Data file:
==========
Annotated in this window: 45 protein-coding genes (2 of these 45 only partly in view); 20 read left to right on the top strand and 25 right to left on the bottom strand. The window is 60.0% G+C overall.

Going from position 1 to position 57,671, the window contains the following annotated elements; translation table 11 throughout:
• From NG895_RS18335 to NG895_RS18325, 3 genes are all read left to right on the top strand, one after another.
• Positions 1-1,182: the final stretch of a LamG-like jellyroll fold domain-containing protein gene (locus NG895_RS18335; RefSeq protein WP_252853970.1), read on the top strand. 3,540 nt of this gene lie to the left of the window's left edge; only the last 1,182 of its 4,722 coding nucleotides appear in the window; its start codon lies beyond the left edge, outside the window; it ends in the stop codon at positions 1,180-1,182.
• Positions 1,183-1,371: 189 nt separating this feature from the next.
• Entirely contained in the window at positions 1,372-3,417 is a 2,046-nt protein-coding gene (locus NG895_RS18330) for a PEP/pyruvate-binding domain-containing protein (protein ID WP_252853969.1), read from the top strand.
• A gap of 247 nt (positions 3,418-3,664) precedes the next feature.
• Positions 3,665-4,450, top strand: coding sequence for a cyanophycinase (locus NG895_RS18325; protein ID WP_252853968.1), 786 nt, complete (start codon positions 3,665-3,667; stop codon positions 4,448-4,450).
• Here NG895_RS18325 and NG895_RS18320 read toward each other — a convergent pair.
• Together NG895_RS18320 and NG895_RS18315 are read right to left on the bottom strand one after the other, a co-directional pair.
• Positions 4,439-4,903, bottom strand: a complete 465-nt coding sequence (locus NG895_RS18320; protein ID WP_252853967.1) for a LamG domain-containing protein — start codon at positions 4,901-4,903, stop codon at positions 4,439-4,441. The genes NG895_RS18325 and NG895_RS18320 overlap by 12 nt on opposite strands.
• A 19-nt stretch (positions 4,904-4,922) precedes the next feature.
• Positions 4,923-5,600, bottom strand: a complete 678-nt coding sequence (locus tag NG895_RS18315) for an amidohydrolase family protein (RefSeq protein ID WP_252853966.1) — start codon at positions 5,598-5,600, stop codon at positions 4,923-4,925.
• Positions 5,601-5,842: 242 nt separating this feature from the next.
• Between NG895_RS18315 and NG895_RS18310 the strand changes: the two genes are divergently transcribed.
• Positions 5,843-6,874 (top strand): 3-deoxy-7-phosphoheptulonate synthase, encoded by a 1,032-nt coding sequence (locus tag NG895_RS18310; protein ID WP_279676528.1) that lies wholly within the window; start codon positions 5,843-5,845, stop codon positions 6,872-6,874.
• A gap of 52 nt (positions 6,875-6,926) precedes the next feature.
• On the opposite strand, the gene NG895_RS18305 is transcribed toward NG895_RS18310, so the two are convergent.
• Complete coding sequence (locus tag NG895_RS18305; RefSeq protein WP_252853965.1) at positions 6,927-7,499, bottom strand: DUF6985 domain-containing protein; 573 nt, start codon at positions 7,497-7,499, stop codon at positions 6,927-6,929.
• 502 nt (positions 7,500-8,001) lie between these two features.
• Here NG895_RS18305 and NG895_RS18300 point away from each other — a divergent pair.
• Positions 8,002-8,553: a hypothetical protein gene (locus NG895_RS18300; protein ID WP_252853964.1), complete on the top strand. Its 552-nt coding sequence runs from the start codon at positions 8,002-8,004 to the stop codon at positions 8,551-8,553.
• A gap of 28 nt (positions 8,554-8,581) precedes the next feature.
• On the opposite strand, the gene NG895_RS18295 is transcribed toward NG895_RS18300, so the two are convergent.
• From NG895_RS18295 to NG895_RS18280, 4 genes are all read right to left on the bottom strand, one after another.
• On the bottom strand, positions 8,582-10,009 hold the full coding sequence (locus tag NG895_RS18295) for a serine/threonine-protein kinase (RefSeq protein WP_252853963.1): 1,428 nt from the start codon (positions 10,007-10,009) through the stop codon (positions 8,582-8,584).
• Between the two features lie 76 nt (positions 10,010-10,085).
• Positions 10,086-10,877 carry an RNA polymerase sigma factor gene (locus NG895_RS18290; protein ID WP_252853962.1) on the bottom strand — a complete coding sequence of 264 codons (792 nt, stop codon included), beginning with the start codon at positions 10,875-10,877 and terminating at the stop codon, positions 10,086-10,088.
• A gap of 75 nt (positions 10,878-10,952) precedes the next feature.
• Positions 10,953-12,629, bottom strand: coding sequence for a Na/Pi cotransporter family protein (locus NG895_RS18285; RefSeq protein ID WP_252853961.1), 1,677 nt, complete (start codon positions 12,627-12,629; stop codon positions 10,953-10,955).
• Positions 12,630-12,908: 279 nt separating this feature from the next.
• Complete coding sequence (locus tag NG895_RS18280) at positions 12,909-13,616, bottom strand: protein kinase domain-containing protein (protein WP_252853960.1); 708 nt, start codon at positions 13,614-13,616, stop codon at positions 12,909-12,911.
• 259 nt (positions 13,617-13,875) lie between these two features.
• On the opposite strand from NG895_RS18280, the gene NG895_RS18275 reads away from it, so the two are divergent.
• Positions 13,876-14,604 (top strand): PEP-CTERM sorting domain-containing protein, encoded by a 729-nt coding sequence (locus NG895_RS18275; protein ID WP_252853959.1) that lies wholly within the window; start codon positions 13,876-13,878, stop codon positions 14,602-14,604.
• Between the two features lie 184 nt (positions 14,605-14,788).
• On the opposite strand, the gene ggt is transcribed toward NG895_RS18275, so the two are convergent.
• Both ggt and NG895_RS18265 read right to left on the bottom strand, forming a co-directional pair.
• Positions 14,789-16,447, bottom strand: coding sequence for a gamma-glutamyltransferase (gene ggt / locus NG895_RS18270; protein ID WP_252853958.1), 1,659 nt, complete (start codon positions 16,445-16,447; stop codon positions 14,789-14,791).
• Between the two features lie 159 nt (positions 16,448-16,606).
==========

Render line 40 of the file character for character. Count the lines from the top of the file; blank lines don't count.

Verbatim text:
• Between the two features lie 159 nt (positions 16,448-16,606).